By Dr Claire Morgan-Davies, Poppy Frater and Cathy Dwyer, SRUC

SheepNet – a Horizon 2020 European funded project bringing together scientists, advisors and farmers across several contributing countries, aims to increase ewe rearing rates.

Open to all countries, stakeholders and sheep producers, SheepNet will be sharing some of the best practices, tips and tricks and solution, in The Scottish Farmer, over the next few months.

The project which is the combination of a wealth of ideas gathered through national and international discussion workshops, includes some which are documented in this article with others freely available online in the knowledge reservoir.

Scotland’s Rural College (SRUC) is part of SheepNet, with colleagues from the Hill and Mountain Research Centre near Crianlarich, from the Animal Welfare team in Penicuik and from SAC Consulting Beef and Sheep Select. In addition, seven partner countries (UK, France, Italy, Spain, Ireland, Romania and Turkey) and several other contributing countries (Hungary, Germany, Portugal) propose their tips and tricks, research and innovative solutions to the network.

Shed layout tips for feed access and labour efficiency

Making life easier was a key theme among the farmers, advisors and researchers present at one of the international SheepNet workshops, held in Spain last year.

The most popular idea came from the Irish farmers. They use water pipes to supply water to multiple lambing pens. This negates the time and labour involved with refilling water buckets, reduces the risks of lambs drowning, spillage and ewes dunging in the water. The pipes are 15cm diameter with holes cut out to align with the pens. A hose pipe fills one end and the other end can be removed to empty out the water when required. Clay in each individual drinker space creates a well for the ewe to drink from.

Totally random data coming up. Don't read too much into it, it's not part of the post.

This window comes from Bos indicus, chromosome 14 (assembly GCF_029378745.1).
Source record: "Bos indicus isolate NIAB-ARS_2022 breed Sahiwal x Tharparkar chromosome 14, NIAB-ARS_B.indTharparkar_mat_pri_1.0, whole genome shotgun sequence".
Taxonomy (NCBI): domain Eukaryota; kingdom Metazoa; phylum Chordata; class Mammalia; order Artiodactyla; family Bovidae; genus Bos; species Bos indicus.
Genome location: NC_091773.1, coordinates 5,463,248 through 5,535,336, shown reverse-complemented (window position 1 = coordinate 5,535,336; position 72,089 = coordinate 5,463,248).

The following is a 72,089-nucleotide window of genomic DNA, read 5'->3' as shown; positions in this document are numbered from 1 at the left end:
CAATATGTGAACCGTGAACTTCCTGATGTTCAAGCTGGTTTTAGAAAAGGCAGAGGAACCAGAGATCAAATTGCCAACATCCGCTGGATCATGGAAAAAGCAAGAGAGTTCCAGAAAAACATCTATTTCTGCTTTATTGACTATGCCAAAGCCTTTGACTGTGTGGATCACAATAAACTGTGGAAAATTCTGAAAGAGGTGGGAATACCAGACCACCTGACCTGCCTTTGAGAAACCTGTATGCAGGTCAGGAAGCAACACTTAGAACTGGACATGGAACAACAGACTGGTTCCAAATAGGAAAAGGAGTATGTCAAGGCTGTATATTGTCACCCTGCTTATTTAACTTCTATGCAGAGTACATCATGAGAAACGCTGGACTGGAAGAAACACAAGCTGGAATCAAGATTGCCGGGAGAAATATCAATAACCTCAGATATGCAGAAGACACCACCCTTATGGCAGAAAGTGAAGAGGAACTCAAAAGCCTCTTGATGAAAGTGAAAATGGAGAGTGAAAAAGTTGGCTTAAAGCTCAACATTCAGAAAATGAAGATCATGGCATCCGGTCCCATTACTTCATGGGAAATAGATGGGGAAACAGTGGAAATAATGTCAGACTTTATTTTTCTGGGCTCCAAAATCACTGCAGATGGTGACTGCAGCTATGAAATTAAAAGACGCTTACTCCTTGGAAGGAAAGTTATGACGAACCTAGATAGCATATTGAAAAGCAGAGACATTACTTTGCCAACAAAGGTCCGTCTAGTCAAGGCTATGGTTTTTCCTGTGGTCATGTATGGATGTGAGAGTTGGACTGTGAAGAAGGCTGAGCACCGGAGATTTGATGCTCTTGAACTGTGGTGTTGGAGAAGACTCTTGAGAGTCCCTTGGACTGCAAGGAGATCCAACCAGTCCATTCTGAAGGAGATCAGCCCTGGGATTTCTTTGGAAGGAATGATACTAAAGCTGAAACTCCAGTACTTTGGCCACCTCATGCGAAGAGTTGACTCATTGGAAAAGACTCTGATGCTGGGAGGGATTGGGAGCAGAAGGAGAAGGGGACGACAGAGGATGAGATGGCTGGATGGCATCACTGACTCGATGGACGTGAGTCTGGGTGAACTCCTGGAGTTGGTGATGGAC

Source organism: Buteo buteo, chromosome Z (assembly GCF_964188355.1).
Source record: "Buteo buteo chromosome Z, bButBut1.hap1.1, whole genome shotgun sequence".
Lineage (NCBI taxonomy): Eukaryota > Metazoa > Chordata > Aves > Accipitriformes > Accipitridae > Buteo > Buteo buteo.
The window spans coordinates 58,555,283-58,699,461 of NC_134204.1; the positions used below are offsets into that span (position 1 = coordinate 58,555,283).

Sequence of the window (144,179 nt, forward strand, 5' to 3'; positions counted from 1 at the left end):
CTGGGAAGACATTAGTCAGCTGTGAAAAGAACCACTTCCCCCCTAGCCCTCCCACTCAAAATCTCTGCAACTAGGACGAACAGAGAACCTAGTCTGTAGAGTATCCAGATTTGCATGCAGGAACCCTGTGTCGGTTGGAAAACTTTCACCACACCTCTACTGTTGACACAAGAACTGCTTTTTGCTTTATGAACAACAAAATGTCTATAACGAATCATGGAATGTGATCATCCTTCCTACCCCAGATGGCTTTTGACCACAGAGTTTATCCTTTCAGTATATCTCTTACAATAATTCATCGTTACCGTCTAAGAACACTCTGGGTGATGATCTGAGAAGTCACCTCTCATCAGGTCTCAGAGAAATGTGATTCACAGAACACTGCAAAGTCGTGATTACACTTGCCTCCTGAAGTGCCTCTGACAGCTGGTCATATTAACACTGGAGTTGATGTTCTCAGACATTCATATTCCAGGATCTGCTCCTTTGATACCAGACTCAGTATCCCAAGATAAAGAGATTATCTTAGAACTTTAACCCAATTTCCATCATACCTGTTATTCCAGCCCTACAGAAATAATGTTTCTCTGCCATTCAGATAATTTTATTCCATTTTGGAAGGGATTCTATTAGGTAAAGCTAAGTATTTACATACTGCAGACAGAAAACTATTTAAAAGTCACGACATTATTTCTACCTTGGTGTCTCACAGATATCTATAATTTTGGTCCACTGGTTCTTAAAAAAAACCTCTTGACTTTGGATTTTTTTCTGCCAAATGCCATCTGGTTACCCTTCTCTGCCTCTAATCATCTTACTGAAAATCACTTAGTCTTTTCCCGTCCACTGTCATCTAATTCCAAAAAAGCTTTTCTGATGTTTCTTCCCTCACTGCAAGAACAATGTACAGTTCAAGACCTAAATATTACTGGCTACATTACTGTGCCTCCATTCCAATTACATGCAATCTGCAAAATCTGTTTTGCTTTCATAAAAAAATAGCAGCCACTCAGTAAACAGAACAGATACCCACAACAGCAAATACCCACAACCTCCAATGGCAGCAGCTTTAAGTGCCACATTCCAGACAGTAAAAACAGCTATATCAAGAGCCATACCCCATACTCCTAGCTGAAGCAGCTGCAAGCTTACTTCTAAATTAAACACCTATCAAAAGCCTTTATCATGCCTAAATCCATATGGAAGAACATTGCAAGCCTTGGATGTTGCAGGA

Take in pic one

Another popular idea among the participants relating to sheep shed efficiency came from Ayrshire. This farmer developed an approach to improve ewe access when feeding silage. He extended a ring feeder using a wooden frame to provide feeder space for 32 ewes rather than the standard 22 ewe spaces in a conventional ring feeder.

It is important that ewes have sufficient access to forage (15cm feeder space per ewe) so that the whole ewe group (including the shy feeders) will get the energy, protein and fibre they need. This is particularly important in late pregnancy when we start providing additional energy and protein, the more they get from forage the more rumen-friendly their diet is.

Extended feeders

And, a French farmer presented a simple idea for setting up pens. It is a light, simple, mobile rack mechanism to connect wooden hurdles or gates. The rack can be easily removed and reconnected to build and take down pens without difficulty. The plans for this are freely available at

Take in pic two

These three ideas for making life easier in your sheep shed this spring are part of many others that were shared among the European farmers. More information is available on the online SheepNet knowledge reservoir ( You can also join the network to receive newsletters and register to upcoming workshops. We are also on Twitter (@SheepNetEU) and on Facebook (SheepNetEU).

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